• May know when she needs to pee – No, but we usually get a poop warning. Although honestly, teaching him the sign for “potty” has been one of the best things I’ve done, simply because I can explain to him “mama’s going to the potty so she’ll be right back.” And now I get to pee (or hide out and take a few deep breaths) in peace.

In other toddler news, we’re having some trouble with both “no” and “stop” especially in regards to “hitting mommy” and “jumping on mommy’s belly”. I’m planning to set up a time-out zone (aka the Pack-n-Play in the boring living room) and start enforcing time-outs in a calm, non-shouty manner when calm, non-shouty instructions are not followed, but I have very little faith it will result in anything more than 2 minutes of hysterical screaming and crying.

Our super easy bedtimes have regressed a little to mostly easy naps but bedtime crying when he realizes he might be missing out on something fun. Rocking & book reading doesn’t really help – he just needs a few minutes to be sad before he goes to sleep, most of the time for 11-12 hours straight. I’m starting to worry a little about sleep-regression issues after the new baby comes, but figure it’s best not to dwell on it and just take an extra nap whenever I can.

But in general, this is SUCH a fun age. He’s fun to hang out with and capable of entertaining himself long enough that I can still get things done (for example, as I write this, he has dragged his blankie over himself & the dog and is curled up drinking his milk, totally content to be hanging with his BFF). He can make most of his wants/needs known clearly so there aren’t many frustrated crying fits. We still haven’t seen much stranger anxiety – just a little shyness that I swear he fakes just because it makes ladies at the grocery store say “awwwwwww”. And there is no way to explain to a non-parent just how exciting it is when your kid learns a new word/sign/skill. You can practically SEE his brain growing and it makes my heart feel all bursty every single time.

My goal for month 19 is to trick force bribe encourage Little Evan to eat more vegetables, even if it means I have to soak them in ranch dressing. If you see me tweeting about dinner ideas, please remind me that meat with a side of pasta and cheese is NOT a balanced meal and green things won’t kill us. Hopefully my 20 month update will include an extensive list of new healthy foods Little Evan now loves.

—————————————————-

I have TWO more winners to announce this morning!

The winner of the adorable green polka-dot Gussy pouch I am crying a little bit over parting with is…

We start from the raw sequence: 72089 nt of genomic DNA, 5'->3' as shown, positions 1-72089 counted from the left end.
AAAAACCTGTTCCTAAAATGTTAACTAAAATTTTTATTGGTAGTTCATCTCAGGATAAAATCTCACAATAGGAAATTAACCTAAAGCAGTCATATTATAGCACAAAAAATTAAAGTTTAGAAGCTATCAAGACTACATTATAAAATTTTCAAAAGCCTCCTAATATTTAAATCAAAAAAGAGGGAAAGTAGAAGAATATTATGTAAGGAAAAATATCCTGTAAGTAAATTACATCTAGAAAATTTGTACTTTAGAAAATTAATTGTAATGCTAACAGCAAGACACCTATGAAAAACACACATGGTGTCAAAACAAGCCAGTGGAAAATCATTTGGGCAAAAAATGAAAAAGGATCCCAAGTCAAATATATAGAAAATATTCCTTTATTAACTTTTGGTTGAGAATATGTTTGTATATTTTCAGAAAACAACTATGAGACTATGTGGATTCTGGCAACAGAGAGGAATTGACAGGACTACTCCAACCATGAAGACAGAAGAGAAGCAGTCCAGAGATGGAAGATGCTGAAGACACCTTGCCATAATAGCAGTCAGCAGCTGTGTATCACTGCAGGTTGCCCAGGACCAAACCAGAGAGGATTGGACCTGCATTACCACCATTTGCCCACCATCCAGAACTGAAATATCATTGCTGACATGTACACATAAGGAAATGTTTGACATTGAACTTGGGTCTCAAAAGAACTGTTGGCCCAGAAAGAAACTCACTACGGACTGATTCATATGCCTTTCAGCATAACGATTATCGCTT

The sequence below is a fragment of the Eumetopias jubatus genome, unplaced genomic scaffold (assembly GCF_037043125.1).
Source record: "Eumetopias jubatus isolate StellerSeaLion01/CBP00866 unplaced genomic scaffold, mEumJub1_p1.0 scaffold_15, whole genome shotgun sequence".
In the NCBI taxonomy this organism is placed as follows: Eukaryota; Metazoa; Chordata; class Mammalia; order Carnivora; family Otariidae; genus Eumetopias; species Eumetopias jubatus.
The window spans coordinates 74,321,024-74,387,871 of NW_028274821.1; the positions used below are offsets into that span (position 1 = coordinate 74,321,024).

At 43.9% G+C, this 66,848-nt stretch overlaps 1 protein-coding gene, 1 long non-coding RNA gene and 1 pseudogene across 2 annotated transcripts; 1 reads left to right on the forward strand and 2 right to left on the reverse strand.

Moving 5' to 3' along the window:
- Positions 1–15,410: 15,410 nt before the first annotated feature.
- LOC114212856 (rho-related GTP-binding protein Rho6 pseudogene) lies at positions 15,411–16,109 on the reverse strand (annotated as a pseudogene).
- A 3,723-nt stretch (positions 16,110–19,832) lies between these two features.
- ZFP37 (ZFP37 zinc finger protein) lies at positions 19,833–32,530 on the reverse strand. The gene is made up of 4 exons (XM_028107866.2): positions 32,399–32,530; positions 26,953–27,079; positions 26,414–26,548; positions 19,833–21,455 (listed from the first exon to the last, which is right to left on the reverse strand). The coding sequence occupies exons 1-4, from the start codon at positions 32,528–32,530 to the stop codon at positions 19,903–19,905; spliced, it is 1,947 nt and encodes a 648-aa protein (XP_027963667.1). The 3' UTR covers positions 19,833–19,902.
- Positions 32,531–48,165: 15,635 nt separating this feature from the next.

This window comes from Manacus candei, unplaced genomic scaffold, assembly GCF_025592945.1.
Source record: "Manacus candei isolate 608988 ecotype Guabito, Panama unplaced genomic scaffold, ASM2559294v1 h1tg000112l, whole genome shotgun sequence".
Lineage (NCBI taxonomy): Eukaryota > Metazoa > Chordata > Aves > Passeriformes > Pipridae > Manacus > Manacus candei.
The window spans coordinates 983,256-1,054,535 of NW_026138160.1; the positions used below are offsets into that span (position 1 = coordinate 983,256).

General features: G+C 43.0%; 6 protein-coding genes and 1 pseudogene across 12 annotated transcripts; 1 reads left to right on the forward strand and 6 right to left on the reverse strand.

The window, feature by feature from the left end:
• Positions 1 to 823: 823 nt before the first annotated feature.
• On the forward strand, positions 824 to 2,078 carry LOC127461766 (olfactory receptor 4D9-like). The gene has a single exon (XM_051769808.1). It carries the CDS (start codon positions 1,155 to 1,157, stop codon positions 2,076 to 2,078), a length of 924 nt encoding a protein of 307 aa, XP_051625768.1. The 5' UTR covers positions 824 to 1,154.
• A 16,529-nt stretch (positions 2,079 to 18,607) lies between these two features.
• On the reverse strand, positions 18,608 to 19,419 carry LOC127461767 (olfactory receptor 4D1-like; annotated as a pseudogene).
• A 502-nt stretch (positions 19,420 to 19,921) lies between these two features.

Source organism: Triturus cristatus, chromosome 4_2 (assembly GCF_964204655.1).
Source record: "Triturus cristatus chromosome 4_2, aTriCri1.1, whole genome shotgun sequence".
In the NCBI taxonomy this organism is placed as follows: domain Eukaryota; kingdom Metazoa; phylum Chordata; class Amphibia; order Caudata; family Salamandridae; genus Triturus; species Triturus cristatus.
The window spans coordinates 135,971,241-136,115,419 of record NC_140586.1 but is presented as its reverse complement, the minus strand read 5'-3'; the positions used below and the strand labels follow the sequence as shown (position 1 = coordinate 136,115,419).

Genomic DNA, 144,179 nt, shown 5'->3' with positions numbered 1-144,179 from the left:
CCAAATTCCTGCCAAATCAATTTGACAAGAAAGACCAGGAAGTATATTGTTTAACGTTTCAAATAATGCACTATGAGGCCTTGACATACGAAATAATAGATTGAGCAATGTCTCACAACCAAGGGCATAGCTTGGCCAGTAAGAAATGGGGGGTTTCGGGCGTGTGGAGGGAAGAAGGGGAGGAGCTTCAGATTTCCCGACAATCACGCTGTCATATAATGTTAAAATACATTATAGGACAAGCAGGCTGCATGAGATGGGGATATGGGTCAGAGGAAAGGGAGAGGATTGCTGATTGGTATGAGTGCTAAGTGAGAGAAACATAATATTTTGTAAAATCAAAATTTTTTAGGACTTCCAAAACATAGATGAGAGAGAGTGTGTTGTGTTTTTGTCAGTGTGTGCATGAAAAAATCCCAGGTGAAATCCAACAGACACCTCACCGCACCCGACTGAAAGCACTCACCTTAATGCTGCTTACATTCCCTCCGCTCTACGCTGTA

#12 Merin!! Since this giveaway is coming from me personally, I’ll be sure to get you your pouch ASAP. Although it might involve making you drive to my house to get it.

And the winner of the Phoebe Mouse & the book is…

#18 Robyn! Conrgats mama, I KNOW you’re little girl will love Phoebe! I will email you to get your address and send her out some time this week.

Thanks to everyone who entered – I was blown away by how many people entered the Phoebe giveaway, considering it wasn’t made by a fancy handmade seller but just by me. Or, more likely, everyone just wanted the adorable book and planned to throw Phoebe in the trash as soon as they got her.

The LAST open giveaway is from Becca at Hugs & Kisses Designs. Get in your entries now – it’s got less than 50 as of this morning, so you’ve got a pretty good chance to in yourself something REALLY pretty.

Strike

Tuesday, June 8th, 2010

We’re currently going through a delightful and exciting stage of development called “I’m 14 months old and I hate everything”. It main consists of Baby Evan hating things and making his hatred known in the loudest, screechiest, most ear-splitting way possible. Things Baby Evan currently hates include:

1. Diapers
2. Getting dressed
3. Being told not to hit people
4. Being told not to throw things
5. The floor
6. Sleep
7. The cat
8. Shoes
9. Hats
10. Sunscreen
11. Water, especially the river, especially people going swimming in the river
12. Children
13. Any food besides the one specific kind he wants at that exact moment but has no clear way of communicating what that one specific food is
14. The world “no”
15. EVERYTHING ELSE

I think I could deal (if not exactly patiently and lovingly) most of the time if we could get back to the happy place where Baby Evan sleeps 7pm-7am with one early morning feeding. I’m not even asking for him to sleep through the night. I just need him to get more than 8 hours – for EVERYONE’s sanity. For the last week we’ve done our normal bedtime routine at 7:30 or 8:00 pm and then fought a screaming child for close to an hour before giving up and letting him come back downstairs to empty the cabinets and torture the dog for another hour until the face-rubbing and whining reach epic proportions. We considered having him asleep by 9:30 on Sunday night a victory…only to have him wake up for the day at 4:45 am. Last night was another “victory” where he only whined for a few minutes before passing out and AGAIN was up at an ungodly hour.